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Things You Only Know If You've Chosen To Have A Baby Alone

Grazia logo Grazia 21/04/2019 Sofia Tindall
a person sitting in front of a brick wall: sperm donor baby © Provided by Bauer Consumer Media Limited sperm donor baby

What surprised me most about looking after a new baby alone was the beautiful simplicity of focusing on one relationship. I spent the first months with my daughter Astrid thinking almost exclusively about her. I felt free from pressure to think about how I looked; was unconcerned by a washing pile that I never saw the bottom of and was more rested than most new-mum friends in marriages, who had a relationship to sustain as well as a small child to keep alive.

I didn’t expect these upsides of becoming a solo mother when I decided to try to conceive using a sperm donor. I just knew how much love I had to give a child, and how much I wanted the experience of seeing them make their way through this world. The stereotype of a career woman who forgets about family until it’s too late couldn’t have been further from my truth: I’d have loved to have had children in my early thirties. But after a string of serious boyfriends ended in a rebound relationship and a rapid divorce at 30, I became cautious about who to share my life with.

holding baby hand © Getty holding baby hand Then, finding myself single at 37, I had a fertility test. The results floored me: if I wanted to have children I didn’t have time to waste. I realised that if I wanted to follow the convention of boyfriend before babies, I had to feel OK with the idea of not having children naturally – but I found that prospect heartbreaking and was worried that not trying would become a lasting regret. It made my choice straightforward: I chose a donor from a sperm bank.

The process was surprisingly simple. Their website resembled an online dating site, but with more baby photos, less flirting. And I was lucky to get pregnant swiftly, with sperm inserted by a doctor. As weeks passed and my belly swelled, I was filled with anticipation. I’d even forget at times that it was unusual to be going through pregnancy alone – it was lovely to meet a couple of solo mums who had also used sperm donors at my pregnancy yoga class.

© Getty When I met my daughter, I felt an immediate burst of love. We spent the first months gazing at each other, cuddling, feeding and sleeping. Life stilled to baby pace. As she started babbling her first sounds, including ‘dadadada’, I told her that I love her so much, and that she has a grandma, uncle, auntie and cousins who love her too. I also began explaining to her that she has a mummy and not a daddy; that a kind man gave me an ingredient to make her. Fertility counsellors recommend being open about a child’s origins from when they are tiny, so there is never a ‘Sit down, I’ve got something to tell you’ moment.

From the moment I told friends and family of my plans, I’ve been amazed by my army of supporters. My mum was initially concerned that I might find it hard, but she understood how much it meant to me. And now, of course, she’s one of Astrid’s biggest fans. I’m also lucky to live in a liberal area (Hove, near Brighton), but I know that at some point I will encounter disapproval over my choice – I only hope it is me, rather than Astrid, who faces it. I do feel the weight of responsibility for two parents. When my daughter has a fever, I’d love help deciding when to take her to hospital; it would be great to have a second opinion on which nursery to choose. I tell friends how Astrid, now two, makes me laugh with her descriptions of ‘aero-copters’ and ‘cutties’ (cuddles), but I suspect these stories would be more amusing if you loved her as much as I do.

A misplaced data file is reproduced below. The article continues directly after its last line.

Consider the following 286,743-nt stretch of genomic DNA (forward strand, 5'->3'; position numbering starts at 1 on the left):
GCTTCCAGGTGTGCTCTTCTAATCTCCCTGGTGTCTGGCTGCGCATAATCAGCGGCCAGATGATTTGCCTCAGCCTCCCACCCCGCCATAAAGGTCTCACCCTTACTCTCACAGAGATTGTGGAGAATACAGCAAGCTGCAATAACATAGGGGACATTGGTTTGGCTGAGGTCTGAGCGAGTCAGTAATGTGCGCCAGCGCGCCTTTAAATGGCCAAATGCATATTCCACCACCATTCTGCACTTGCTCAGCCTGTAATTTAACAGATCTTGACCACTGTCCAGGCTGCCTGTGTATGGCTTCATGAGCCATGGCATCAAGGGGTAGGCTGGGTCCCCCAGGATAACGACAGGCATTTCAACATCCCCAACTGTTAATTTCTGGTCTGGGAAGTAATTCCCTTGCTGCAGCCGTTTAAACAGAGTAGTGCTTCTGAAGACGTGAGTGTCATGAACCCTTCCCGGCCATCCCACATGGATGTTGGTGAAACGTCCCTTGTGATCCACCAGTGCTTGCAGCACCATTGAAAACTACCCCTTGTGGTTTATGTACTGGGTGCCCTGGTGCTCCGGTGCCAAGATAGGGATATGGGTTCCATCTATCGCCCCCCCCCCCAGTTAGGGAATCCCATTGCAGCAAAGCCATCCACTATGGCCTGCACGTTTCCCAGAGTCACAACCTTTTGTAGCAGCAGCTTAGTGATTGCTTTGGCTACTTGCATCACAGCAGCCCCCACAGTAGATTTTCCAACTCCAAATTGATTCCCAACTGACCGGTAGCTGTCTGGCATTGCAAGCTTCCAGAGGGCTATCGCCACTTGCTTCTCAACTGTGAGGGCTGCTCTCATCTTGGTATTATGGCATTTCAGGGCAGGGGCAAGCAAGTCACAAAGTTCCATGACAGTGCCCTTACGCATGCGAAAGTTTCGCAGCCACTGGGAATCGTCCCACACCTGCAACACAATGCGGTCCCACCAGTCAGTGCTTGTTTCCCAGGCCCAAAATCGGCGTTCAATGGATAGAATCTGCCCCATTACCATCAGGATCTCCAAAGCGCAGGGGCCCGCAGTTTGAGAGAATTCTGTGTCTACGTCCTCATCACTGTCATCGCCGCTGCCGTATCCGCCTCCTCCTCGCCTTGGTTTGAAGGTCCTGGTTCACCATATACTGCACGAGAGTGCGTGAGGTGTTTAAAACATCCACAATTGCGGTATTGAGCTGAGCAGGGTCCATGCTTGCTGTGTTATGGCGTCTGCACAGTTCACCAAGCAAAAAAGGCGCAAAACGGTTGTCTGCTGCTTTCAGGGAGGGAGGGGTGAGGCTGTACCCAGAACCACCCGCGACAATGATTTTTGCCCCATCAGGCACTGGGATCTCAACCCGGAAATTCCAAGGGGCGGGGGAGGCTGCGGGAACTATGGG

a person sitting on a bench in front of a building © Provided by Bauer Consumer Media Limited

Bringing up a child would also be easier on two incomes. If I’d had a partner I would probably have taken a couple of months more maternity leave from my job at a design agency, to make a full year, and, like everyone I know, I’m outraged at the cost of childcare. However, I save money by having few nights out, and I’ve found a community of solo mums who share advice on everything from sleep deprivation to handling Father’s Day at nursery.

I still hope to meet a partner in the future. The majority of solo mums I’ve met haven’t rejected conventional families or relationships, but were single when they realised that children were simply too important to them to risk missing out on. I have very little time to myself, but I know that as Astrid grows older that will change. My most hidden fear, one I suspect that I share with many solo parents, is that I won’t make it to a very old age. The idea of Astrid being left with no parents is hard to contemplate. But I wouldn’t change my daughter – including the way she came into my life – for the world.

happy mother's day! baby son congratulates mother on holiday and gives flowers © Getty happy mother's day! baby son congratulates mother on holiday and gives flowers In fact, I’m pregnant again, with a baby conceived using sperm from the same donor. I’m arranging help for the first few weeks to ensure both of my children get the attention they deserve, because I have no partner to share childcare. And I don’t think it’s going to be as straightforward as when Astrid was a newborn. But still, I can’t wait for our family to become three.

Genevieve Roberts’ book ‘Going Solo’ is published by Little Brown on 18 April

Gallery: 30 Old-School Parenting Rules that Still Apply [Country Living]


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